ROLEOF THE AMERICAN GOVERNMENT IN THE STRUGGLE FOR RACIAL EQUALITY
Equality,liberty, freedom and also democracy have constantly been changing andcontested understandings in America. For African-Americans throughvarious instances, they encounter in their daily life, freedom, andliberty is perceived to be connected to hollow promises.1The formation of social movements is aimed at creating awareness tothe black people to challenge the federal government to acknowledge adeeper understanding of freedom and a wider view of democracy. At theCentre of these scuffles lies the desire to develop progressivepower. This paper will aim at providing historical debates overviewconcerning racial equality as well as the complex role of thegovernment in developing progressive agendas and ethnic balance.2
Itshould be noted that the advancement of increasing demands by thefederal government should be set based on the need to challenge theinjustices in our society and not the other way round. Failure toeradicate these prejudices and also racial equality has largelypromoted in the emergence of broad-based, multi-racial coalitionsamalgamated based on the racial and economic justice demands.3Consequently, economic populism that fails to support racial justicefalls short of the mark, in regards to creating power since the civilrights movements use the racial inequality issue to emasculateprogressive agendas. Similarly, politics based on race that does notaddress economic justice fails in building adequate power to fightthe economic inequality that fails to fulfill the promise of civilrights. Therefore, the key argument between the racial justice andeconomic struggles are a competition over the role of the governmentin a democratic society.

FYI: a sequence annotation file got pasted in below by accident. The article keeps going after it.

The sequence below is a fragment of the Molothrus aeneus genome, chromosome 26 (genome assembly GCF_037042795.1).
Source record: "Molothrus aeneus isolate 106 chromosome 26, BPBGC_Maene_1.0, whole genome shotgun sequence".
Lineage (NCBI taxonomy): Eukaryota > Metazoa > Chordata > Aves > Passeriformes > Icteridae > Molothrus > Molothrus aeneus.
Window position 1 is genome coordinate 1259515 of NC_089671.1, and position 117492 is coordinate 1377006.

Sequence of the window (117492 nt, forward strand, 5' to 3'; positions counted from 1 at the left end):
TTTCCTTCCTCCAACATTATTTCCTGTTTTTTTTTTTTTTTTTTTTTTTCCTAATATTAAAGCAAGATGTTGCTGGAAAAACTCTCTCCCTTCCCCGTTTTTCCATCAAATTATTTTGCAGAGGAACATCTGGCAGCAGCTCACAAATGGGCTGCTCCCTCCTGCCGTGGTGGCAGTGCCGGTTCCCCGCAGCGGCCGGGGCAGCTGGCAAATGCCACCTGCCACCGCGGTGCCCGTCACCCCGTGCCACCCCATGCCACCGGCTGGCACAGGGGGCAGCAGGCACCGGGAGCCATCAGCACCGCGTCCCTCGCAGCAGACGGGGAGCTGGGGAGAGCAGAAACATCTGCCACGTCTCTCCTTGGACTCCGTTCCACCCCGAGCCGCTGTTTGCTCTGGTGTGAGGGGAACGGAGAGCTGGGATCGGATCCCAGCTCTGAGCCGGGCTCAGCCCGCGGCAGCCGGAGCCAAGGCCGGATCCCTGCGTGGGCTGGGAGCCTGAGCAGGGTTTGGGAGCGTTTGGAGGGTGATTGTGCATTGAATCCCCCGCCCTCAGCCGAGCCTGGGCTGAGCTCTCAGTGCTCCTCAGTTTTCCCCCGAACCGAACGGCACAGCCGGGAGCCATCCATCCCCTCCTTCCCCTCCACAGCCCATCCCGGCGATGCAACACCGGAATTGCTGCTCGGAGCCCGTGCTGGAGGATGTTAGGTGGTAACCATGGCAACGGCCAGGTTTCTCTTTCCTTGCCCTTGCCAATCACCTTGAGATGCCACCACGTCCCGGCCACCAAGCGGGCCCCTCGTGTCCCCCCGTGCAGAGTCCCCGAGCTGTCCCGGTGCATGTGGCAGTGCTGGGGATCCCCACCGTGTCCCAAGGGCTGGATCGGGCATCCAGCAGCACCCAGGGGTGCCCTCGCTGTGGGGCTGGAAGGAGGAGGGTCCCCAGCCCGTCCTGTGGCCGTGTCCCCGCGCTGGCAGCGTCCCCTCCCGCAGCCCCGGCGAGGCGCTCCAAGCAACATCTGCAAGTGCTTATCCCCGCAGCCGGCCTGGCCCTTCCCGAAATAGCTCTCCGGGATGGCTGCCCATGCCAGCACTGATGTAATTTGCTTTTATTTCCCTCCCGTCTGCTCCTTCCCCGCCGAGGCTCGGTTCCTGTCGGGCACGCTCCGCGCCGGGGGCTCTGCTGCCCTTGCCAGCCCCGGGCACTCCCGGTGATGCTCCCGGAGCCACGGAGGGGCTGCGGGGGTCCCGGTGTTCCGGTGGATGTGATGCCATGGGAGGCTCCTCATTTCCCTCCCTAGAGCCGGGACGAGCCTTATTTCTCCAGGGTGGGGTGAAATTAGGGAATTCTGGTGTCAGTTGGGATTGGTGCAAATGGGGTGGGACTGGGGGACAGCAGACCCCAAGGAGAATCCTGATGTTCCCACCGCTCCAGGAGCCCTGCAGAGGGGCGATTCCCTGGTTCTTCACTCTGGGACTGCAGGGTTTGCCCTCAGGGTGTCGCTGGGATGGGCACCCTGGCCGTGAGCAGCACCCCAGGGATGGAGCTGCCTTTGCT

Thepeople of color know-how is engraved on the broad spectrum ofdiscussions concerning the government’s functions. Through theAfrican-American fights ranging from Black Power to Obliteration overCivil Rights, starting Rainbow Alliances and the modern practices ofBlack movements we can vividly witness the contours of the argumentconcerning the government and race.4When it comes to the refugees of color, their connection with thegovernment is complicated as a result of the role of governmentagencies in enforcing laws of citizenship and immigration. Theinferences for democratic governance are essential to consider sincethe anti-immigrant policy and sentiments are effective ways ofseparating constituencies against one another.5Another government role is to discourage political participationamong recent immigrants. Additionally, the Native Americans encounterwith the federal government is even more complex. The experienceranges from efforts to attain tribal impartiality duringRevolutionary War and by incorporating rules of late 1800 to thepresent-day stress on self-determination.
Thefederal government neglected civil rights issues by marginalizing andsegregating African Americans in the Southern states. Moreover, thegovernment enacted various forms of oppression, for instance,race-inspired violence and segregation.6To make it worse, Jim Crowl laws barred the Black People fromentering in classrooms, bathrooms, train cars, juries, from theatersand legislatures. The African Americans were being discriminated anddenied their fundamental rights by the federal government. The act ofneglecting Civil Rights grievances leads to the emergence of CivilRights Movement that aimed at restoring the African American rights.They fought for equal employment opportunities, education, housing,the right to participate in elections, equal usage of publicfacilities as well as the right to be free of racial discrimination.This movement played a critical role in the emergence of the judicialsystem that acted as a protector of marginalized people againstmajority power.